By William H. Campbell
Chairman, Maryland Taxpayers Association
Conventional wisdom states that small business is the engine that drives America’s economy. This is certainly true in Maryland. According to the latest U.S. Small Business Administration data there are over 500,000 small businesses in Maryland, and over 80% are single person companies with no employees.
They encompass every industry from the construction trades to scientific, technical and professional services. Over 80% of all Maryland firms exporting goods internationally are small businesses, and they generated almost 30% of all export revenue. It is apparent that helping Maryland’s small businesses succeed is good public policy.
Unfortunately, Maryland has garnered a reputation as one of the least business friendly states. Whether this is true or not is irrelevant. Perception is reality.
Rather than curse the darkness, let’s light a candle to illuminate a fiscally sound path forward that helps people start successful small businesses, and not end up as micro-corporate welfare. Therefore, we should concentrate on assisting the smallest firms -- particularly during their formative stage, the first five years when the majority of failures occur.
Many of these failures are the result of negative cash flow, where the upfront expenses overwhelm the business before it can earn enough revenue to stay solvent. My small business investment totaled over $4,000, and I did not become solvent for over six months. Entrepreneurs with less cash, or needing more equipment, space and employees are even more vulnerable.
Personal property tax a good place to begin
A review of the Maryland taxes, fees, and regulatory overhead provides an excellent starting point. Not all taxes and fees are equal, and the personal property taxes looks like an excellent place to begin.
Although there is no state personal property taxes for businesses, each county, municipality, and special taxing unit may collect personal property tax. The State Department of Assessment and Taxation (SDAT) calculates the value of the personal property annually, and local governments collect the revenue.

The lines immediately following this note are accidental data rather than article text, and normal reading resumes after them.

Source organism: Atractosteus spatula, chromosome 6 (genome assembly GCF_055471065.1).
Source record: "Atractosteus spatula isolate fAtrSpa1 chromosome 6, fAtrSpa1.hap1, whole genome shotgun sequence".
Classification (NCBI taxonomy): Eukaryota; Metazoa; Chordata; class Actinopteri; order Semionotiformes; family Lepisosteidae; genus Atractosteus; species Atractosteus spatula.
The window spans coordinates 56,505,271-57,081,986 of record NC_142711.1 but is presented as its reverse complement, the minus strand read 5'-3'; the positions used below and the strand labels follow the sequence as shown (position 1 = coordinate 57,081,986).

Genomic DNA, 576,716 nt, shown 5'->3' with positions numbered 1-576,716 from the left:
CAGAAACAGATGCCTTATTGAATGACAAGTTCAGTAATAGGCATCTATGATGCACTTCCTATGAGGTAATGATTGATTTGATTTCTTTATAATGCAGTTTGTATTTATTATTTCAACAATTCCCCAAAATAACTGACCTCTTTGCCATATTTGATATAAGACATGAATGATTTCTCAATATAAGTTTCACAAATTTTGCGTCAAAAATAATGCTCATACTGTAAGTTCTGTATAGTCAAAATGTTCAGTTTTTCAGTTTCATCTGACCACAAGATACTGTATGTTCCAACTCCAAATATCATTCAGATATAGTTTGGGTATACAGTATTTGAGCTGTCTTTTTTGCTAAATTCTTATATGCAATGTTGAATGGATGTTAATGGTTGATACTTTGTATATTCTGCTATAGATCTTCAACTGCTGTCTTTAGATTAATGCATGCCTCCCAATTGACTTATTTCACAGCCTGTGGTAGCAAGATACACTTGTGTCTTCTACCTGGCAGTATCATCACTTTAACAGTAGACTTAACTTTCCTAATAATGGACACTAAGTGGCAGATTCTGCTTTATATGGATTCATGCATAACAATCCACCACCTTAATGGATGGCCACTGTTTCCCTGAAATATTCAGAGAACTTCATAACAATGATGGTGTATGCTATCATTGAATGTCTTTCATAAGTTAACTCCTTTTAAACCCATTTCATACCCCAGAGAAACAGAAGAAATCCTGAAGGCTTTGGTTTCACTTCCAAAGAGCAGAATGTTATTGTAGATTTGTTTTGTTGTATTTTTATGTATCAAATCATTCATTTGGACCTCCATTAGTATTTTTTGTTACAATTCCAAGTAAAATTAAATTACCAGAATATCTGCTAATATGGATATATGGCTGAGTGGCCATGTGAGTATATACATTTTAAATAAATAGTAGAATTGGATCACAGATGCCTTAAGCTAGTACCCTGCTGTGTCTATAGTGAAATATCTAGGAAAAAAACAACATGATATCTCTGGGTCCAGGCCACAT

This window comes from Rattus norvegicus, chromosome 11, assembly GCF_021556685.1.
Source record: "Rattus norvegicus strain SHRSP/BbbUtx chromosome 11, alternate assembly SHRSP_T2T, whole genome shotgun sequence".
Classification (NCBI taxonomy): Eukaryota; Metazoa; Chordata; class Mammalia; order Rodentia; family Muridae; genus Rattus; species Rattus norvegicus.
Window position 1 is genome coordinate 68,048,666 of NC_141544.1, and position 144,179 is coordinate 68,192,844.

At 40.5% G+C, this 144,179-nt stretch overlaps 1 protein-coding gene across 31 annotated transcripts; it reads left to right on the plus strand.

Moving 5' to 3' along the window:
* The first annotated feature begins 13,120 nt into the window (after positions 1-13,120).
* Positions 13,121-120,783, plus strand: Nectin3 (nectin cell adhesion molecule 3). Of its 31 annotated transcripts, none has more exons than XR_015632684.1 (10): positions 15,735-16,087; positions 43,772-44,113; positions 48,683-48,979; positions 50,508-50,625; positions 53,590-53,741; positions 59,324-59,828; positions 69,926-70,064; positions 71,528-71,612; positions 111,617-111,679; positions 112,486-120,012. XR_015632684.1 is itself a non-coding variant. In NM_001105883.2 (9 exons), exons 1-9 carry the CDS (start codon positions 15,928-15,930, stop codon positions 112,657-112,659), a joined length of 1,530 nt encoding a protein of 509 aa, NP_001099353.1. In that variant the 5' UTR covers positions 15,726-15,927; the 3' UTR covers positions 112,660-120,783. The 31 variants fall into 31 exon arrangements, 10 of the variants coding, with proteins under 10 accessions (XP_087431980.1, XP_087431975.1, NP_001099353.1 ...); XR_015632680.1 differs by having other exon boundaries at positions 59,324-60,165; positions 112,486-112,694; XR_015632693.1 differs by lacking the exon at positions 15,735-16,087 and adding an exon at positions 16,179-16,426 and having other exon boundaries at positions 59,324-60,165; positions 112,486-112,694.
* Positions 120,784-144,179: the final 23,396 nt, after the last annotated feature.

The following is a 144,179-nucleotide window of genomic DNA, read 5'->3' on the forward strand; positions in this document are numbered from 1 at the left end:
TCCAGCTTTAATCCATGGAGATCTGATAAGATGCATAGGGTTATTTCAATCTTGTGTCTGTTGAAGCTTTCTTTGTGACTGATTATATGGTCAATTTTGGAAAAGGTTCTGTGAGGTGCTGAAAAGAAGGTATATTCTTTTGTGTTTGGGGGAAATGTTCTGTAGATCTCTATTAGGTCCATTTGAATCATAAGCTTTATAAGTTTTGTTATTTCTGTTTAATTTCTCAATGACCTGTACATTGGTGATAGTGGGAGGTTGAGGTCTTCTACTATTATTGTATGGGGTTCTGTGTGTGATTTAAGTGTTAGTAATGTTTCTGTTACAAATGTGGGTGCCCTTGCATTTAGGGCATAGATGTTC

Every jurisdiction has a different tax rate, from zero for Frederick and Talbot counties to $5.62 per $100 of assessed value for Baltimore City. There are also numerous exemptions that further confuse the situation.
In addition, the SDAT and local government overhead costs to administer personal property taxes are much higher than for income, or sales taxes. Furthermore, all of this business personal property is in addition to the 6% state sales tax. Am I the only small business owner that believes that I am paying double taxes for the same item? Business personal property taxes are a very inefficient and regressive way to fund the government.
Hard to assess how much it will cost
A review of SDAT data makes it very difficult to fully assess how much personal property tax revenue would be lost if there was an exemption for small businesses. Elected officials worry about an erosion of business personal property tax revenues. Any real loss of revenue might lead to cutbacks in critical services and programs.
These issues provide a considerable inertia against any reduction in the personal property tax. Fortunately, this outcome should not happen for the 24 large jurisdictions. The single-person businesses are overwhelmingly limited liability companies (LLCs).
Therefore, all company revenue (net of expenses) is considered to be their personal income for both Federal and Maryland income tax purposes. The personal property tax is a legitimate business expense which is deducted from the business owner’s income. Any reduction in personal property tax revenue would be offset by increased personal income taxes. Baltimore City and Charles County might see some small revenue loss, because their personal property rates are higher than their piggyback income tax rates.
Revenue losses should be negligible
If done properly these losses should be negligible, and increases in business activity should grow the tax revenues to offset them. The small municipalities may feel a significant impact, and their plight should be addressed in any reduction in the personal property tax.
In Governor Hogan’s first General Assembly legislative session, he proposed exempting up to $10,000 of local personal property from taxes. The General Assembly's commission to study Maryland’s business climate will recommend tax changes this month.
I believe that a reasonable compromise can be found that gives small businesses relief from personal property taxes, helps grow Maryland’s economy, and is fair to taxpayers. The General Assembly’s 2016 legislative session begins Wednesday.
I strongly urge the governor and the General Assembly’s leaders to enact legislation that either eliminates, or reduces personal property taxes for Maryland’s smallest and most vulnerable businesses.
William H. Campbell can be reached at email@example.com.